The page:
The Mississippi Mineral Resources Institute (MMRI) was established in 1972 by the Board of Trustees of the State Institutions of Higher Learning (IHL) in an effort to coordinate mineral-related research in Mississippi
Dr. Velon H. Minshew, the first director of MMRI (from 1972-1982), was instrumental in its establishment. In the first few years of the institute, important geologic commodities such as clays, sands, and lignite deposits were studied throughout the state. These early lignite studies provided important foundational information which aided the development of the Red Hills lignite mine and power plant in Ackerman, Mississippi. Pivotal work performed for these studies came from students, and mentoring and supporting students has been an important element of our mission from the very beginning.
When Minshew left his role as director to enter into the private sector, Dr. James Robert (Bob) Woolsey became the new director (from 1982-2008) after having worked at the University of Mississippi for two years prior. Under Woolsey’s leadership, studies of the mineral resources of the state continued and were joined by Mississippi coastal and offshore evaluations. Woolsey acquired the research vessel Kit Jones for use in the nearshore Gulf of Mexico, and its wooden hull allowed for acoustic surveys to be performed on the seabed. MMRI worked with the Minerals Management Service, now known as the Bureau of Ocean Energy Management (BOEM), on projects ranging from shell resources to gas hydrates. Woolsey died tragically in 2008 and an interim director was in place until January 2010.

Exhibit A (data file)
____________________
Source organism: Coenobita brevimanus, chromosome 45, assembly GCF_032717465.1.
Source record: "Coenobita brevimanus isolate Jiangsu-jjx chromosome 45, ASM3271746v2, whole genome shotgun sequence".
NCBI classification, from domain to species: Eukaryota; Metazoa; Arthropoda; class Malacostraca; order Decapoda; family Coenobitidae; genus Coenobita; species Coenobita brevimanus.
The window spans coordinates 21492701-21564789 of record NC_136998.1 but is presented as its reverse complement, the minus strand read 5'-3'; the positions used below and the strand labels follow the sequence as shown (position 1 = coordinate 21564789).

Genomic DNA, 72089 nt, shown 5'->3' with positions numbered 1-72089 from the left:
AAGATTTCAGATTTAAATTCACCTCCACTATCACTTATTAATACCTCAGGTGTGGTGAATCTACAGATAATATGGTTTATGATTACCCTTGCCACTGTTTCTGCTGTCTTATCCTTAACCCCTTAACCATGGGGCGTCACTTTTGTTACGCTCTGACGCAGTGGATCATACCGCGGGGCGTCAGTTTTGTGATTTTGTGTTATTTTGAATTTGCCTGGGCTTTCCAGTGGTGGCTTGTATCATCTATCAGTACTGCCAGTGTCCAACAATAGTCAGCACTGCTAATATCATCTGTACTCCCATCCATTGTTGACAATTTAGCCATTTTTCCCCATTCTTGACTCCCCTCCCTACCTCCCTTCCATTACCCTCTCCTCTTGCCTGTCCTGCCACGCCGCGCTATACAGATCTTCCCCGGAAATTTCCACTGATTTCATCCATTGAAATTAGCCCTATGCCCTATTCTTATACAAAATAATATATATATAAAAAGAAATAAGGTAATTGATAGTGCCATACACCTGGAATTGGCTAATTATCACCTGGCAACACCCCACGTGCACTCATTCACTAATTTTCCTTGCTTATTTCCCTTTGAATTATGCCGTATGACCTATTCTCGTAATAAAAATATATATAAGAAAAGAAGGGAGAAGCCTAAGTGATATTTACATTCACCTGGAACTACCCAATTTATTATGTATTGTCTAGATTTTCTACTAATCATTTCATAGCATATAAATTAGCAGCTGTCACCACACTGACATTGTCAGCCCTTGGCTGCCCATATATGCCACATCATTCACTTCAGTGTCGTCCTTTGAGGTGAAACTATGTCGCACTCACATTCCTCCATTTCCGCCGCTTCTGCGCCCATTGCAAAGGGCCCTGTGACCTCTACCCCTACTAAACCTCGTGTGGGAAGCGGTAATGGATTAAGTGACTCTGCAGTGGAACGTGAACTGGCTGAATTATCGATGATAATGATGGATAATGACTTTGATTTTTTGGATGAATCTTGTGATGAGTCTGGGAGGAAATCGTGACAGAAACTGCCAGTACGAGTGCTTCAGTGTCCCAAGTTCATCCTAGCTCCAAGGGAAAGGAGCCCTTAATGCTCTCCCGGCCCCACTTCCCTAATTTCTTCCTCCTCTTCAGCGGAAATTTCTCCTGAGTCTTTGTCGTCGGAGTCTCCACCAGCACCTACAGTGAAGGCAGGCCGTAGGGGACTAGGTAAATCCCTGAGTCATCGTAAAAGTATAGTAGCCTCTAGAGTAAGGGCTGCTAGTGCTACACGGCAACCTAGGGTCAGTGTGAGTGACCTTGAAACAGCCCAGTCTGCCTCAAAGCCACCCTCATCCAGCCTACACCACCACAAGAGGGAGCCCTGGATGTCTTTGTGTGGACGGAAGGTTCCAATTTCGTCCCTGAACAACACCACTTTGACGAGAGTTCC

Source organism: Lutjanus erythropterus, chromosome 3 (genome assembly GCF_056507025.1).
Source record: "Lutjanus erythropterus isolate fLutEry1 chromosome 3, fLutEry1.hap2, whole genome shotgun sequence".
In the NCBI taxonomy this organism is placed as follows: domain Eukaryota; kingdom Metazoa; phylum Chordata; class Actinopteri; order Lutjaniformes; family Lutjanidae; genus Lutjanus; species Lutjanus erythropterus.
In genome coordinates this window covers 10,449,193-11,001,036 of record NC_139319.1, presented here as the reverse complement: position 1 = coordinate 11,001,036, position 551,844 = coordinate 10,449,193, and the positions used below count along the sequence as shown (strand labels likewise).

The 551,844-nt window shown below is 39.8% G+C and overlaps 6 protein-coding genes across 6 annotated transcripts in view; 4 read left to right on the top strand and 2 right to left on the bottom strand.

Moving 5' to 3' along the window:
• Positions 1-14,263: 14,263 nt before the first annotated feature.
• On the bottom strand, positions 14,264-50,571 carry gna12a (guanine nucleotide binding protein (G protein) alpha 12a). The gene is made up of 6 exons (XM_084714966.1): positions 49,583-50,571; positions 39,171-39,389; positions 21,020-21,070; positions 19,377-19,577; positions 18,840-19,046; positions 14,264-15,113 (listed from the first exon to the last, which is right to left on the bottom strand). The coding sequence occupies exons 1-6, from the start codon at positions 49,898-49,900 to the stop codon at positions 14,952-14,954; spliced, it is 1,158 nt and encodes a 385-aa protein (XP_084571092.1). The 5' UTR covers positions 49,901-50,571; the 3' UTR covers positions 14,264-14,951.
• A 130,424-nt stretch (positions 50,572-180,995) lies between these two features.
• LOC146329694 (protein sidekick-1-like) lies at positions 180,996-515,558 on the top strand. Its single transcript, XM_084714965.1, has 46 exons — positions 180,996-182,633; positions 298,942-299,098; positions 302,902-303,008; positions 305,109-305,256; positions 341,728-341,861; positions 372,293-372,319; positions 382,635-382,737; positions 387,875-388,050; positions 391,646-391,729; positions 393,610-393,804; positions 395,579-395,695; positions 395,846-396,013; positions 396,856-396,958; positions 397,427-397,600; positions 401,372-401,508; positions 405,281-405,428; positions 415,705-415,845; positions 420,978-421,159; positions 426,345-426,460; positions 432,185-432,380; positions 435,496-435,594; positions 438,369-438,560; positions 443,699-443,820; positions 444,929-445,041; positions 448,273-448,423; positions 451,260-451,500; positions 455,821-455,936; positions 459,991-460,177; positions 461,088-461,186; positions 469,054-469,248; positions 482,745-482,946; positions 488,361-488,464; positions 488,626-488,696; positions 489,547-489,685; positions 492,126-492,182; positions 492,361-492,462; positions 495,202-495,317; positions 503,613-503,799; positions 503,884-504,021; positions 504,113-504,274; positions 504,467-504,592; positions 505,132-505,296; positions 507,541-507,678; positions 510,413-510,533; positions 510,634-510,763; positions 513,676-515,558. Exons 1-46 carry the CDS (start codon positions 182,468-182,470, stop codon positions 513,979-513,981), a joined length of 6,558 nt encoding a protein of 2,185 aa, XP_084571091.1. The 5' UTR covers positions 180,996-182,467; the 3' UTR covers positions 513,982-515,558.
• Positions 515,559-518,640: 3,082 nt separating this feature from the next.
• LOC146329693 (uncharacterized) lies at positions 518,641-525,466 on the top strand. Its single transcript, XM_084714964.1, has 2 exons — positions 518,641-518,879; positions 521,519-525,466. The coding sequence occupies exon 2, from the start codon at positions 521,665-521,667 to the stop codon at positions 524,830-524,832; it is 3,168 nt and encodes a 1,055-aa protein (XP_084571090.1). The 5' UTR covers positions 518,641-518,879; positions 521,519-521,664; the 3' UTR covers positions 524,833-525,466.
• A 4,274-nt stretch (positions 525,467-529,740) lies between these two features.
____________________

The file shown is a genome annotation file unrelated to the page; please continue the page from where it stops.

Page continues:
Dr. Gregory L. Easson became MMRI director (from 2010 to present) and merged his existing research organization, the University of Mississippi Geoinformatics Center, with MMRI. This brought additional remote sensing and Geographic Information Systems (GIS) experience to MMRI. Land use, deforestation, endangered fish habitat mapping, and levee flooding studies are some of the projects that utilized the GIS and remote sensing capabilities. Coastal and deep-water investigations continued and were ramped up due to a major oil well failure near the gas hydrate site that had long been studied by MMRI. With the oil pollution on the shores, more interest in the nearshore marine life prompted oyster studies with landers used to collect water quality data for months at a time. Terrestrial studies continue, and MMRI recently assisted with determining the reserve of an operating bentonite mine. The acquisition of a Giddings drill rig, which is shared with the Department of Geological and Geological Engineering, was an important addition to the institute. An investigation of heavy minerals in Upper Cretaceous through lower Eocene sands of north Mississippi is ongoing. A cooperative study with the USGS this summer (2021) to examine a potential fault under the Washington Monument, the Capitol Building, and other important structures in Washington, D.C. utilized geophysical methods to image the subsurface, and data is currently being processed.
With nearly 50 years of dedication to the state of Mississippi, it is difficult to mention all of MMRI’s projects and affiliations. Federal, state and local governments, Mississippi Department of Environmental Quality (MDEQ), federal and state emergency management groups, private industry, and others have provided funding and/or support for the varied interests of the institute. Their support has allowed MMRI to continue the important work that started with Dr. Minshew and the IHL.